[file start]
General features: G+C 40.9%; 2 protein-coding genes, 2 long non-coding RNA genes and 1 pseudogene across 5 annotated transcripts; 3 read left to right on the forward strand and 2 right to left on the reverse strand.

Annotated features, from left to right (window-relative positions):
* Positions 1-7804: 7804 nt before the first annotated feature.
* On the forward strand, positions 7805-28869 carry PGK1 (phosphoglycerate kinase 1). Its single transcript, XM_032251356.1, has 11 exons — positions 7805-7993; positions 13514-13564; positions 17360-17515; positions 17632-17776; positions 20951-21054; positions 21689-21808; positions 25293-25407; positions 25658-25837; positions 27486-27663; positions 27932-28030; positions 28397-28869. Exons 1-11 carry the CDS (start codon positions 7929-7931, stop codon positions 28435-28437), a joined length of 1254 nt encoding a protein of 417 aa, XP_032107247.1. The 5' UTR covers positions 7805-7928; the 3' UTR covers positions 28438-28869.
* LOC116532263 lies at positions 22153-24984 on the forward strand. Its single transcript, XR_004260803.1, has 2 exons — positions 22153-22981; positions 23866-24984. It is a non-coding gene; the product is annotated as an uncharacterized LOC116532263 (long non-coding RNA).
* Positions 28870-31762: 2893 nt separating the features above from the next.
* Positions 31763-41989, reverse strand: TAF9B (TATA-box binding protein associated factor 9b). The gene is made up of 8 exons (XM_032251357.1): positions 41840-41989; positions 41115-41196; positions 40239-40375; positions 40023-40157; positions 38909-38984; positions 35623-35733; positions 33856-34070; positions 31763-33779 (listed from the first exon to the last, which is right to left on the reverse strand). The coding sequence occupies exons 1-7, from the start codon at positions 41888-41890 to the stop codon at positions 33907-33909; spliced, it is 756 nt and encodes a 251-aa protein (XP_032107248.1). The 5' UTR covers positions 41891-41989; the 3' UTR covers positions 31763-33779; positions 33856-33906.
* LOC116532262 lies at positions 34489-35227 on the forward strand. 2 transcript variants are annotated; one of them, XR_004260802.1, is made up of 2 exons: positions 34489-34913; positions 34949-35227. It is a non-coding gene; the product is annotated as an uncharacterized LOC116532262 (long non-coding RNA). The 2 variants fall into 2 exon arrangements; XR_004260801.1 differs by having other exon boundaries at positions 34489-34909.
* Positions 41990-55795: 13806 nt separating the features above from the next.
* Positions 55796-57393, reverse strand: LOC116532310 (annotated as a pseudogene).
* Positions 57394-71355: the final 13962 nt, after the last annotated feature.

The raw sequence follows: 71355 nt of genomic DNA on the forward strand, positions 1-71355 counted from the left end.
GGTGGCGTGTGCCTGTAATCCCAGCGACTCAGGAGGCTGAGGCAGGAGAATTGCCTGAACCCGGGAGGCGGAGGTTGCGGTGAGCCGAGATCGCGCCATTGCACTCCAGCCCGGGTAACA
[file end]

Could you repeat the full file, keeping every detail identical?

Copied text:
General features: G+C 40.9%; 2 protein-coding genes, 2 long non-coding RNA genes and 1 pseudogene across 5 annotated transcripts; 3 read left to right on the forward strand and 2 right to left on the reverse strand.

Annotated features, from left to right (window-relative positions):
* Positions 1-7804: 7804 nt before the first annotated feature.
* On the forward strand, positions 7805-28869 carry PGK1 (phosphoglycerate kinase 1). Its single transcript, XM_032251356.1, has 11 exons — positions 7805-7993; positions 13514-13564; positions 17360-17515; positions 17632-17776; positions 20951-21054; positions 21689-21808; positions 25293-25407; positions 25658-25837; positions 27486-27663; positions 27932-28030; positions 28397-28869. Exons 1-11 carry the CDS (start codon positions 7929-7931, stop codon positions 28435-28437), a joined length of 1254 nt encoding a protein of 417 aa, XP_032107247.1. The 5' UTR covers positions 7805-7928; the 3' UTR covers positions 28438-28869.
* LOC116532263 lies at positions 22153-24984 on the forward strand. Its single transcript, XR_004260803.1, has 2 exons — positions 22153-22981; positions 23866-24984. It is a non-coding gene; the product is annotated as an uncharacterized LOC116532263 (long non-coding RNA).
* Positions 28870-31762: 2893 nt separating the features above from the next.
* Positions 31763-41989, reverse strand: TAF9B (TATA-box binding protein associated factor 9b). The gene is made up of 8 exons (XM_032251357.1): positions 41840-41989; positions 41115-41196; positions 40239-40375; positions 40023-40157; positions 38909-38984; positions 35623-35733; positions 33856-34070; positions 31763-33779 (listed from the first exon to the last, which is right to left on the reverse strand). The coding sequence occupies exons 1-7, from the start codon at positions 41888-41890 to the stop codon at positions 33907-33909; spliced, it is 756 nt and encodes a 251-aa protein (XP_032107248.1). The 5' UTR covers positions 41891-41989; the 3' UTR covers positions 31763-33779; positions 33856-33906.
* LOC116532262 lies at positions 34489-35227 on the forward strand. 2 transcript variants are annotated; one of them, XR_004260802.1, is made up of 2 exons: positions 34489-34913; positions 34949-35227. It is a non-coding gene; the product is annotated as an uncharacterized LOC116532262 (long non-coding RNA). The 2 variants fall into 2 exon arrangements; XR_004260801.1 differs by having other exon boundaries at positions 34489-34909.
* Positions 41990-55795: 13806 nt separating the features above from the next.
* Positions 55796-57393, reverse strand: LOC116532310 (annotated as a pseudogene).
* Positions 57394-71355: the final 13962 nt, after the last annotated feature.

The raw sequence follows: 71355 nt of genomic DNA on the forward strand, positions 1-71355 counted from the left end.
GGTGGCGTGTGCCTGTAATCCCAGCGACTCAGGAGGCTGAGGCAGGAGAATTGCCTGAACCCGGGAGGCGGAGGTTGCGGTGAGCCGAGATCGCGCCATTGCACTCCAGCCCGGGTAACA